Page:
Installation Artist Erwin Redl Brings Light and Movement to the Halsey Institute | Thu. May. 26, 2016

    South Carolina Public Radio

    Erwin Redl investigates the process of “reverse engineering” by (re-)translating the abstract aesthetical language of virtual reality and 3D computer modeling into architectural environments by means of large-scale light installations. In his current show at the Halsey Institute, his work displays strict methodologies which employ binary logic as well as tropes of minimalism to exuberant extremes. As demonstrated in his light installations and most recent kinetic works, a very restrained vocabulary due to the scale, repetition, and variations leads to a sense of deep corporeality. 

    FULL STORY »

    Last-chance exhibits worth a trip: “Neighbors” and students swap mail art | Wed. May. 25, 2016

    The Post and Courier

    If you’re not familiar with the concept of correspondence art, you’re not alone. In a time when the handwritten letter is almost extinct, the notion of turning mail into art seems like a far-fetched one. But, as a subject, it is truly fascinating and offers a glimpse into the working mindset of long-form correspondence and the artistic process.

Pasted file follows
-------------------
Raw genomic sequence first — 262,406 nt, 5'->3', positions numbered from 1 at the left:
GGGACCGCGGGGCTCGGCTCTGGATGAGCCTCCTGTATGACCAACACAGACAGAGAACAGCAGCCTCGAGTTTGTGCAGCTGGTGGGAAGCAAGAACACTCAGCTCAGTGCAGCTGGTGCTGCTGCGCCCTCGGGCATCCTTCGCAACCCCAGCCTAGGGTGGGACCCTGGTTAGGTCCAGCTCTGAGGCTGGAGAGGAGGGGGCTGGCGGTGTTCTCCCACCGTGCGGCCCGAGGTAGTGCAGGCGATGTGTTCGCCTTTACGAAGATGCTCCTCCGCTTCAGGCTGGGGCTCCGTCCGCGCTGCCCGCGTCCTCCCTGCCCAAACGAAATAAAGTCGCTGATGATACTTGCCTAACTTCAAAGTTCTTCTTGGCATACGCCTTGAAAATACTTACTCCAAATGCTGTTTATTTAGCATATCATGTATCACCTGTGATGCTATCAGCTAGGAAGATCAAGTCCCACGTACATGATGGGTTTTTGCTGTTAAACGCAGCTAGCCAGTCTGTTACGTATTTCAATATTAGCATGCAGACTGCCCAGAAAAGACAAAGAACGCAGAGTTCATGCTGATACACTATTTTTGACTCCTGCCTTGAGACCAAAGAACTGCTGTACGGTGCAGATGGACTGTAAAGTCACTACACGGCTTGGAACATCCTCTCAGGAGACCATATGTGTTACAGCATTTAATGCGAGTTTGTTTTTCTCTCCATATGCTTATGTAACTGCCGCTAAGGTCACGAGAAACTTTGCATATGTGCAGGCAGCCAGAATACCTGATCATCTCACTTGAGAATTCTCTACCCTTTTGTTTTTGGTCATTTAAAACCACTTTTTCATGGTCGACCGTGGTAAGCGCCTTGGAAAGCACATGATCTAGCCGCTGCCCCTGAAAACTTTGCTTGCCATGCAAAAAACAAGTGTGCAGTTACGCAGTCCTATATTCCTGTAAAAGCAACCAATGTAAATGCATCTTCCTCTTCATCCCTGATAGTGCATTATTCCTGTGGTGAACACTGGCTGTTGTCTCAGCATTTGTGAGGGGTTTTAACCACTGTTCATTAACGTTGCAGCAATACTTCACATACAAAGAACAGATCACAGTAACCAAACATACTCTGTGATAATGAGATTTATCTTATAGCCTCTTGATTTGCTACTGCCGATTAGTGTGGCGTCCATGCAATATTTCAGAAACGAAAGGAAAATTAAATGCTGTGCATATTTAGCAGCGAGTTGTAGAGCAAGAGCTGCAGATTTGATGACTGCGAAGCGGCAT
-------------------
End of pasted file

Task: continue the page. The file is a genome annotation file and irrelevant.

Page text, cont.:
FULL STORY »

    Erwin Redl’s LED installations just might cause you to lose your inhibitions | Wed. May. 18, 2016

    Charleston City Paper

    Mark Sloan was first introduced to Erwin Redl when the artist was chosen to work on Seeing Spartanburg in a New Light, a public art project in the conservative heart of the Upstate that the Halsey director was working with. Redl collaborated with the city to design and develop LED light installations which would not only help beautify the city but create safer, more vibrant neighborhoods. Although Sloan was already aware of Redl’s work when they met, the encounter ultimately led to Redl’s latest installation Rational Exuberance, which opens this week at the Halsey.

    FULL STORY »

    ‘Young Contemporaries’ show features student art, serves as launching pad | Sun. Mar. 27, 2016

    Charleston City Paper

    Art-making is not a particularly reliable career. Even the most talented painters and sculptors often will struggle to earn a living wage. But certain factors increase the odds of success, especially good teachers, advocates and opportunities.

    The annual Young Contemporaries show mounted by the Halsey Institute of Contemporary Art provides one such opportunity. And for some College of Charleston studio art students, it has paid off.

    FULL STORY »

    Community Partners 2015